At one point while his brief biography is thumping along, Greville pauses for the most unaffectedly touching line in his whole book. He’s relating some anecdote from long ago when he stops and admits, “Besides, I do ingenuously confess, that it delights me to keep company with him, even after death.”
Although he himself assesses Sidney’s work with a severity of judgement we might not expect of an acolyte (to be fair, Sidney himself set the example in this, referring but casually to the ultimate worth of any of his own works), Greville has nothing but offhand scorn for those uncomprehending readers – “our four-eyed Criticks” – who might come along later. And come along they did, in their legions! They annotated his works, wrote his many biographies – and annotated Greville’s biography. Our particular version of that biography today is the 1906 edition by Nowell Smith, whose work is superb – and whose assessment of the four-eyed Critick who came before him, Dr. Grossart, thunders with Edwardian excess:
Lovers of literature, who happen to have scholarly instincts and training, can never speak of enthusiastic antiquaries like Dr. Grossart without compunction. On the one hand they admire the generous expenditure of time and money which Dr. Grossart gave to his many ‘labours of love.’ On the other hand they can only look aghast at on the mass of inaccurate statements and worthless judgements which swell the undigested bulk of his editions. The gratitude which they are anxious to feel as they enter into the fruits of his labour is thwarted by the double labour which they have to expend in correcting his mistakes and verifying the rest of his statements.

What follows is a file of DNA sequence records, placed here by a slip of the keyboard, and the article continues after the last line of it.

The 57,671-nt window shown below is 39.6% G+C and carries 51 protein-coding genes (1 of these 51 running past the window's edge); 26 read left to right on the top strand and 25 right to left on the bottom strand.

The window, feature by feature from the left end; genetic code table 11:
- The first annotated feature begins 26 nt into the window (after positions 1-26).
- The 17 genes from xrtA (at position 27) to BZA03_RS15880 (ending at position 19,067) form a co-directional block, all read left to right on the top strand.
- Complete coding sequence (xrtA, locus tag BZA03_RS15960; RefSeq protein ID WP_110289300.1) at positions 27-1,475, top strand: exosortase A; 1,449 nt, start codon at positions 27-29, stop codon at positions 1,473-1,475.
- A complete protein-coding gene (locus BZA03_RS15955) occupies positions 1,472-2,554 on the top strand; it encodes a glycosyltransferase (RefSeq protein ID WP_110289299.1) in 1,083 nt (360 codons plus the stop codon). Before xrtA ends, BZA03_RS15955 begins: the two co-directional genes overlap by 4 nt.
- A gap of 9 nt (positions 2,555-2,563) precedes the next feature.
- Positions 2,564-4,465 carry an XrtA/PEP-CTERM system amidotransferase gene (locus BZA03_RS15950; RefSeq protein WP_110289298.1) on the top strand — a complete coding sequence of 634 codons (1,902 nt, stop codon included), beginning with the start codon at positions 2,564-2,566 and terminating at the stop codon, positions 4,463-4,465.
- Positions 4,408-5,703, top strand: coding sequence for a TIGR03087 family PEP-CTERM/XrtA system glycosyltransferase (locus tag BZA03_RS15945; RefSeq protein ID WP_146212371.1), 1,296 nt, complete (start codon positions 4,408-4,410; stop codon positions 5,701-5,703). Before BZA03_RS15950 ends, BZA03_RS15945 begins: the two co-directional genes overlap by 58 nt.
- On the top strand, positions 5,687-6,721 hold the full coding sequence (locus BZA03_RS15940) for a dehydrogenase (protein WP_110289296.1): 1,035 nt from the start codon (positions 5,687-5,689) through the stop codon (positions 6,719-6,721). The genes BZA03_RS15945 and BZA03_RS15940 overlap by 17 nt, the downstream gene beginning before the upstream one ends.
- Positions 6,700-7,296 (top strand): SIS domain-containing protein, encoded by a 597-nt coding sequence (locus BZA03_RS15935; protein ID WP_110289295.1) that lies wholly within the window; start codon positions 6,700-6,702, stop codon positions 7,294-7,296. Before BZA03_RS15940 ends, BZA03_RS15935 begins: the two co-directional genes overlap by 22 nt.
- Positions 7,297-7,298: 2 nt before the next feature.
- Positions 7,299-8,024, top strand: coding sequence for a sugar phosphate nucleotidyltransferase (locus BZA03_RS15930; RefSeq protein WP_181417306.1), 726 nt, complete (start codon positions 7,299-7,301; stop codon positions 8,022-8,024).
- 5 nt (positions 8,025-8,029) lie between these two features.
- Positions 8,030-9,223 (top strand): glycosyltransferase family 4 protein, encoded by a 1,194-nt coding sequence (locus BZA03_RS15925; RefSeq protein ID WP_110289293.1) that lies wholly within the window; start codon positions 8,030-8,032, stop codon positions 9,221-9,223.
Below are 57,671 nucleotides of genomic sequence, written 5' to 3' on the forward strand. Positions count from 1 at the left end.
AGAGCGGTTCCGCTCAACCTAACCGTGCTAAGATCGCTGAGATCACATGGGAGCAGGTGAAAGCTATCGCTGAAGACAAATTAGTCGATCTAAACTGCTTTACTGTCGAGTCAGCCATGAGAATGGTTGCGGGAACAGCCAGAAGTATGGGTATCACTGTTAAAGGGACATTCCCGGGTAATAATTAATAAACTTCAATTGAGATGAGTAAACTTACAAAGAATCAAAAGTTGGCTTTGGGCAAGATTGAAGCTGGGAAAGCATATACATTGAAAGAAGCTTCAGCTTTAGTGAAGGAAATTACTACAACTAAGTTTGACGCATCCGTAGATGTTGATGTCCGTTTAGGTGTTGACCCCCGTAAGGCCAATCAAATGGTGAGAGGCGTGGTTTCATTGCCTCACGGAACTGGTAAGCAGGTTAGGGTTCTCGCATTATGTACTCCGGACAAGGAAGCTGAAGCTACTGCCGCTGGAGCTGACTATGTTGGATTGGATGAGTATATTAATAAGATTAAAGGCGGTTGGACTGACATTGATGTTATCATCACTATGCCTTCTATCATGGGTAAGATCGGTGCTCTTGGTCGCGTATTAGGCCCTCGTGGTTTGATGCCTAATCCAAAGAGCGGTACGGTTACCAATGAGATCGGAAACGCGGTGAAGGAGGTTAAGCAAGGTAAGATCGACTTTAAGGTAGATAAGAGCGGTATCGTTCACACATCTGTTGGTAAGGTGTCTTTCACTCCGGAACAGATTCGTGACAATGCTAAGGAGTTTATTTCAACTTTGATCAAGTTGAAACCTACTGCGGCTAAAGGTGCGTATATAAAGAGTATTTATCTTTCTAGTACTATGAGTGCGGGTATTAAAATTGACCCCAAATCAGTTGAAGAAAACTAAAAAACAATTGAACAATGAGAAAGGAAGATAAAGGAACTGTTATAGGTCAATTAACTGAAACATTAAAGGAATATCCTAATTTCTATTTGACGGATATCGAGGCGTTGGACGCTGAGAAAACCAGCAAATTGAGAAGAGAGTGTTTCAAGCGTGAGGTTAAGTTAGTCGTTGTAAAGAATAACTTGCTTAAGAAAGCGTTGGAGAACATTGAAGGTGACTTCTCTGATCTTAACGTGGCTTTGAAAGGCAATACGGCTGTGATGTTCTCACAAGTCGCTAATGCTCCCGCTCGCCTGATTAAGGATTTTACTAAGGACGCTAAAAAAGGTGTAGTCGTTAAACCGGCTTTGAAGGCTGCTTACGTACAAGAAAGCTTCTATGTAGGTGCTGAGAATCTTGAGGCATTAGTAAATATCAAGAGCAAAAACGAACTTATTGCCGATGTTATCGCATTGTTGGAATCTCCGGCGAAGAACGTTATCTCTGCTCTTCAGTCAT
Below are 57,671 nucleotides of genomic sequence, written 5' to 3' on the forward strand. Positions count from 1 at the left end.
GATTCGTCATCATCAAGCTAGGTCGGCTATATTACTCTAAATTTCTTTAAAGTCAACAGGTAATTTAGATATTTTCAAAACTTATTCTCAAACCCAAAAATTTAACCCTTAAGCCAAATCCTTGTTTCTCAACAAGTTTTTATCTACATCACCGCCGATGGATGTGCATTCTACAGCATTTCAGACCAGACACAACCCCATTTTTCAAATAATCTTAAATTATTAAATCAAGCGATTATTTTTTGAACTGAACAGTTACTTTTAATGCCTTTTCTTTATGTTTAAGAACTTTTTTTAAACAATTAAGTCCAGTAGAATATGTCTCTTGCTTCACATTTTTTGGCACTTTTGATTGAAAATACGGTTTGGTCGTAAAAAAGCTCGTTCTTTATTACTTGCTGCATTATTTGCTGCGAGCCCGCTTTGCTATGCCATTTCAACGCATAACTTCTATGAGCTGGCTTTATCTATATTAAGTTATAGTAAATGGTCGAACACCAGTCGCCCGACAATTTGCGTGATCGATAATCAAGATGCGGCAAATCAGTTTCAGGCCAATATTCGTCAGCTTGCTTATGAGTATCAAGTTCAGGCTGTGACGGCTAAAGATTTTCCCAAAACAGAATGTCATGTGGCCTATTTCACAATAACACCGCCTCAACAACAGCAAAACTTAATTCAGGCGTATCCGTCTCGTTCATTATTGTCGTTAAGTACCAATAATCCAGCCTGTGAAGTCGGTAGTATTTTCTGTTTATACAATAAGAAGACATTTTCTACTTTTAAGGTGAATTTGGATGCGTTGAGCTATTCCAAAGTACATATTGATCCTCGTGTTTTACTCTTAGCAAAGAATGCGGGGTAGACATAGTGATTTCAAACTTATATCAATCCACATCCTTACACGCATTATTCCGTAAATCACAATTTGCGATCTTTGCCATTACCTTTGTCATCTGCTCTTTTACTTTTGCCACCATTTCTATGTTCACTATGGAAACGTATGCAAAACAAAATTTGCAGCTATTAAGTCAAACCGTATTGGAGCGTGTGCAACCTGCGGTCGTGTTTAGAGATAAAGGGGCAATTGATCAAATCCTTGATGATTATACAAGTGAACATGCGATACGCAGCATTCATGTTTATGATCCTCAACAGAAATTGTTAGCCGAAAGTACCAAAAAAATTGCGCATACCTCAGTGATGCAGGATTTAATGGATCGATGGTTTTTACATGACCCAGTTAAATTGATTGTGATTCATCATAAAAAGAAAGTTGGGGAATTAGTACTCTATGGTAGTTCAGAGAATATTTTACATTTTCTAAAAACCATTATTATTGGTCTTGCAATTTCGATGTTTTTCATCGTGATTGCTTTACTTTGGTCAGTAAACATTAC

As mentioned, many, many worthy biographies have appeared since this one. In recent years, the scholarly volume by Alan Stewart and the lively one by Katherine Duncan-Jones stand out as equally good and pleasantly different from each other, for instance. But there’s something about Greville’s haphazard devotion and lovable garrulity that take the palm for charm even in their fallibility. There’s devotion here, as might be expected of a man who ordered that his grave’s inscription read: “Fulke Greville, servant to Queen Elizabeth, conceller to King James, friend to Sir Philip Sidney.”
No real doubt which of those he considered the greatest honor.